Saturday, April 14, 2007
When the women of LILA Pilipina celebrated 10 years of their organized fight for justice in June of 2001, they held a special celebration and invited their friends and family. They called the group who gathered around them the Friends of Lolas.
That day we celebrated each woman's victory. After staying silent for so long, each one had come forward in those ten years to name her history and call for her long awaited apology, her reparations and her place in world history text books. Somehow, the women found the strength to describe their stories to the courts and to administrators, to students and reporters and anyone who would listen so that the world might know. The Japanese courts threw their cases back into the appeals court over and over and despite this disappointment, the lolas of LILA Pilipina were not undaunted. They were and have been fighting to their death for what they believe is right.
Lola Narcissa and Lola Virgie lit a beautiful yellow candle and together they passed their light to each and every guest. They recognized that they were growing old and frail, that someday they would not be able to fight their own fight, so they invited us to join them. They inspired us make their stories known, to fight for what is right. They asked us to never let this atrocity happen to our daughters and sisters and mothers, not like it happened to them.
It is now 2007 and they have not yet received that formal apology from the Japanese government. There has been no compensation. Many have died since that ten year anniversary. Many never saw justice. But my candle is lit. My flame burning bright.
I send you my light. I ask you to join the fight and be a friend of the lolas and of all the 200,000 comfort women of WWII.
If you have signed the petition, thank you. If you have written your congressman or woman, I send you a big Miami abrazo. If you keep the comfort women in your prayers and spread the truth in your own way, sharing their brightly lit candles of love and compassion, I wish you great peace. Regardless of your choice, I give you my respect. Maraming salamat for reading this blog.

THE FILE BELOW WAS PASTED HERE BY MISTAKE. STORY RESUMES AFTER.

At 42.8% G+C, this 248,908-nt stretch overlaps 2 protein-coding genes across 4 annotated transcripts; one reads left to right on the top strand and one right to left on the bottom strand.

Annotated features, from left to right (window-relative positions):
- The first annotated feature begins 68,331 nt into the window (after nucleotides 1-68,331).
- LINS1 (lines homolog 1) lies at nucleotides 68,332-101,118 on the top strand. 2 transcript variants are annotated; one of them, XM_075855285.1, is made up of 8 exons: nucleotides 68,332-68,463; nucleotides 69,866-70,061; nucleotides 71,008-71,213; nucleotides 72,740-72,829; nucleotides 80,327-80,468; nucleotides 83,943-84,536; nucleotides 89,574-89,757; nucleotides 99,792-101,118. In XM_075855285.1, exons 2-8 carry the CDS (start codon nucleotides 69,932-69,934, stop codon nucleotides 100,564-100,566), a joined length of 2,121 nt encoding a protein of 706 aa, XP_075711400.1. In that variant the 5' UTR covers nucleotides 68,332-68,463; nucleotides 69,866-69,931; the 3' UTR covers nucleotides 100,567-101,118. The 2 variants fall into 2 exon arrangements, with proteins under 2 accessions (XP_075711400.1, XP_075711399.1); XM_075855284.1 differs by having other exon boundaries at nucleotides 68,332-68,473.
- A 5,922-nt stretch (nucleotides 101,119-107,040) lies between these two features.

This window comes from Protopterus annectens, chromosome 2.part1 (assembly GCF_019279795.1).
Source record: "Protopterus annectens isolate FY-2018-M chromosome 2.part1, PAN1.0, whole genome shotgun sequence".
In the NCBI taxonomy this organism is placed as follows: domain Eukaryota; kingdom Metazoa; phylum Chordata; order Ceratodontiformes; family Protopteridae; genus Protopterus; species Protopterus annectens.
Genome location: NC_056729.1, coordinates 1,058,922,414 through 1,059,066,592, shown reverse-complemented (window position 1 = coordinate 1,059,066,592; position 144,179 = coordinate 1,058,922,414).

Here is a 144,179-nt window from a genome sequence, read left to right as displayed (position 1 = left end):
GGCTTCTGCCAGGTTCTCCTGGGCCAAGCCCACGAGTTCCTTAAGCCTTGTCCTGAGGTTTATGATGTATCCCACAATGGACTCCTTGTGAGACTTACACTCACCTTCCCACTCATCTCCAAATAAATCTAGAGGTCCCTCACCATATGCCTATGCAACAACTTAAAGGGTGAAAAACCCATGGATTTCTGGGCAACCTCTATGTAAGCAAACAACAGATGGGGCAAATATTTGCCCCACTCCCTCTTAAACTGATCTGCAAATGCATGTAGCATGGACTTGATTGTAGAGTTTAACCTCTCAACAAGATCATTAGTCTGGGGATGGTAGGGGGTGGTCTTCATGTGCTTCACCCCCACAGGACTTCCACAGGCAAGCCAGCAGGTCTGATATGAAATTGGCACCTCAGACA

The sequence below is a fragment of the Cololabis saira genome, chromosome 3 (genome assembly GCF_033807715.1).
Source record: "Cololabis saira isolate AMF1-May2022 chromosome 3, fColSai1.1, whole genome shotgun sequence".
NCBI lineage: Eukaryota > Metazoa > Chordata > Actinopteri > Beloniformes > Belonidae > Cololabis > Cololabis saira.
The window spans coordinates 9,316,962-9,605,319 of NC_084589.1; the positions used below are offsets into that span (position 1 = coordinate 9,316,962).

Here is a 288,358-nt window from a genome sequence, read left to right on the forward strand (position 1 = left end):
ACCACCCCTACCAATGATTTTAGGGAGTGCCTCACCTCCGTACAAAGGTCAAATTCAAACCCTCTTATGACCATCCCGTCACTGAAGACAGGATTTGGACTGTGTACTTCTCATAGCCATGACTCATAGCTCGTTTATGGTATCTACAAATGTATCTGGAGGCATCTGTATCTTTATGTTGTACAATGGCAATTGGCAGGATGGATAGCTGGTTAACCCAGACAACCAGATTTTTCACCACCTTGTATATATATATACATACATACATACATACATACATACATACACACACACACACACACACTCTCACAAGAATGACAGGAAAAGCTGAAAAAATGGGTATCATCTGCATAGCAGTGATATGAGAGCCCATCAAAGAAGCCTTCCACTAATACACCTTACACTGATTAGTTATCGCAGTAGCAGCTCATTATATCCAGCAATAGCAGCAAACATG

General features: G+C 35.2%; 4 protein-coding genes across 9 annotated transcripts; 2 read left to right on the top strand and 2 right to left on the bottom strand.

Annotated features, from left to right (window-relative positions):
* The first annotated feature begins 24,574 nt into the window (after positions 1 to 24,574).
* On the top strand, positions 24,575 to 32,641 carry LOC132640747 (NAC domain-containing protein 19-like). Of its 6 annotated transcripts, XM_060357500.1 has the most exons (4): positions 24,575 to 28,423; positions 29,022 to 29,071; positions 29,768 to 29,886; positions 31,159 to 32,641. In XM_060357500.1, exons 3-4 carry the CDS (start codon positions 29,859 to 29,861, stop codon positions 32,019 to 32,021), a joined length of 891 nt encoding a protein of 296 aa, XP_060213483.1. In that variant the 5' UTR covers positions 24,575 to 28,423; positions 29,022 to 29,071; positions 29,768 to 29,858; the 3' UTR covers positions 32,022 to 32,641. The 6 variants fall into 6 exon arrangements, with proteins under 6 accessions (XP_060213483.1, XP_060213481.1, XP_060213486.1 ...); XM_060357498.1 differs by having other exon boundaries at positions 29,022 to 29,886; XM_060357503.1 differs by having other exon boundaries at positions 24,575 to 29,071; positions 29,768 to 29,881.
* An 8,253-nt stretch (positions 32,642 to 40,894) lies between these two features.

Lola Narcissa tells this story about her family. During the war, the Japanese took all the girls from the house and kept them in the town hall. That was the comfort station, the garrison. Lola Narcissa was only 12. Her oldest sister, Estrella was in Manila during that time of abduction. The sisters never saw one another again. It was assumed that Estrella was dead.
More than fifty years after the war, during a demonstration in Metro Manila, some twelve hours from their province in Abra, Lola Narcissa steps into a local convenience store to use the bathroom. Walking through the store, a woman caught her eye. She looked familiar. Walking back through the store, Lola Narcissa stopped and asked her where she was from. The woman named Lola Narcissa's hometown. Lola Narcissa asked another question. What was your mother's name? The woman answered. What was your father's name? Another answer. And finally, she smiled and said, what is your name? Lola Estrella named herself and Lola Narcissa wrapped her arms around her. But wait, that is not the end of this amazing story.
Anong yari? Lola Narcissa wanted to know. Where were you?
The war, answered the older sister. I was taken by the Japanese soldiers. Ginagamit nila ako. They used her. She too was a former comfort woman.
Talaga? the younger sister asked in disbelief. Lola Narcissa never imagined they were experiencing the same physical and mental abuse so faraway from one another.
What are you doing here, Lola Estrella wanted to know.
Lola Narcissa was in the street just around the corner from Lola Estrella's store, fighting for justice.
And that is the story of how the sisters were separated by war, and fifty odd years later brought back together because of that same war. Now Lola Estrella joins her younger sister in the streets. She too fights for justice.
Never again. No to another generation of comfort women.
When you sign the petition, when you write to your congressperson, when you spread the word about this fight, you are saying no to the abduction and systematic rape of the women of WWII. You are saying it was an unacceptable and inhumane act then. It is an unacceptable and inhumane act now. What is this act of aggression against our mothers, our sisters, our daughters and our most beautiful nieces? You are saying we do not treat our women this way. We honor them. We respect them. No to another generation of comfort women. That is what you're saying.
Friday, April 13, 2007